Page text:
Mike Whissell: “Heart Clinic”

Mike Whissell- Heart Clinic

In “Heart Clinic”, Mike Whissell explores the various ways that human hearts interact with each other and the myriad trials of trying to connect with another human being. His melodically rich, varied songs are filled with wry observation on relationships, but they are also emotional and direct pleas about the need for connection. The songs have a cathartic kinetic energy, like a thrilling conversation. There is a sense of redemption and release. On this album, the clinic is one that Whissell needs as much as the listener. Continue reading

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Segovia: “Music For The Guitar”

Segovia- Music For The GuitarContinuing my exploration of the history of the guitar as a concert instrument, today I am digging into “Music for The Guitar”, an LP released in the late sixties/early seventies featuring the immortal titan of classical guitar, Andrés Segovia. Continue reading

Guitar Music & Songs of the Spanish Renaissance

Guitar Music & Songs of the Spanish Renaissance (LP, 1968, Everest)

Guitar Music & Songs of the Spanish Renaissance (LP, 1968, Everest)

Today being Thursday, I am exploring the ultimate throwback in the form of the earliest surviving compositions for the guitar, contained on this remarkable and arcane slab of vinyl. Continue reading

The Huaraches: “The Huaraches Steal Second”

The Huaraches Steal Second

Wherein our heroes up the ante on ribald rhythms, dark dance grooves, and cavernous compositional structures. Continue reading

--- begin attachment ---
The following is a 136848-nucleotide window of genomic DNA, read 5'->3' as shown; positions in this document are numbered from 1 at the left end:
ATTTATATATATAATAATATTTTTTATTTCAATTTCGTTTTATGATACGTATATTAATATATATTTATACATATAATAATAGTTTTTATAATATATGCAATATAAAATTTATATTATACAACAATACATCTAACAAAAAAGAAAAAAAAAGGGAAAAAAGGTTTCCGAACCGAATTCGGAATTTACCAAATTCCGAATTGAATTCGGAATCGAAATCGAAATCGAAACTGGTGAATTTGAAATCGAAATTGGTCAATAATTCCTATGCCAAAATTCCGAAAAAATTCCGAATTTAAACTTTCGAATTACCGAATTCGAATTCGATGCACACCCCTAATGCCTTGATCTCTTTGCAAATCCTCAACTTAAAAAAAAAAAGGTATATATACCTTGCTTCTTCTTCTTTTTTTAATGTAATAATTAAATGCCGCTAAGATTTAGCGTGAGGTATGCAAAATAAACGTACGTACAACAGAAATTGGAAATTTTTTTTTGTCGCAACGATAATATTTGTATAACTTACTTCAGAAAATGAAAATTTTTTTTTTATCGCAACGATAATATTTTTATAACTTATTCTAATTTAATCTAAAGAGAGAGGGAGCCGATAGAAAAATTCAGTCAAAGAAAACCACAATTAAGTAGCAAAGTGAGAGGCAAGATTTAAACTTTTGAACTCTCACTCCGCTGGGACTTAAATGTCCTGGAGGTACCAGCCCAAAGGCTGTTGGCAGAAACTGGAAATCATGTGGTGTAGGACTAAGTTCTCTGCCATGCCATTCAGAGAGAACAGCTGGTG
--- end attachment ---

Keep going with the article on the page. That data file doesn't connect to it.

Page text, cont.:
The Method: (s/t)

The Method

On their self-titled record, Kingston, Ontario’s The Method create the sort of no-nonsense alt-rock that used to populate radio all over the world back to from the beyond. Continue reading

Buddy Black & The Ghost Umbrellas: “The Story on the Road to Waterloo”

Buddy Black

Buddy Black and the Ghost Umbrellas will guide you down dusty roads. Their ragged music, a guided tour through the history of folk, country, and punk, will lead you from the country down to the sea, to the place where we all come together. Continue reading

Page Tuner: “The Man Who Sold The World: David Bowie & the 1970s”

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Early on in his remarkably well-researched book, “The Man Who Sold The World: David Bowie & the 1970s”, Peter Doggett posits that Bowie’s seminal folk-rock song “Changes” is a thesis statement for his entire legend, a sort of musical I Ching wherein all the complexities and possibilities of David Jones the man combined to form David Bowie, the legend. Continue reading

The Goatbox Rebel: “(S/T)”

The Goatbox Rebel

The Goatbox Rebel has constructed a thoroughly post-modern take on the blues. Transplanted into the 21st century, the music fuses analog crunch and buzz with digital thrum to create a compelling and fascinating re-casting of one of the foundational sources of rock and roll, given a new electrical tension from the fusion of man and machine. Continue reading

In Conversation With Daniel Lanois @ TIFF

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Last night I had the supreme pleasure of attending an evening billed as “In Coversation With Daniel Lanois” the the TIFF Bell Lightbox. Any time I get a chance to hear a great artist, an icon, talk about their work, I jump at the opportunity. Continue reading

Motion Pictures: “20,000 Days On Earth”

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The rock biography is a tough form to work with these days. With the expansion of the documentary form and the rise of the “mockumentary”, the format is rife with expectations and clichés. “20,000 Days On Earth” manages to avoid all of this by sidestepping any concept of straightforward documentary. Instead, the film functions as a sort of biography of the myth, rather than the man. Continue reading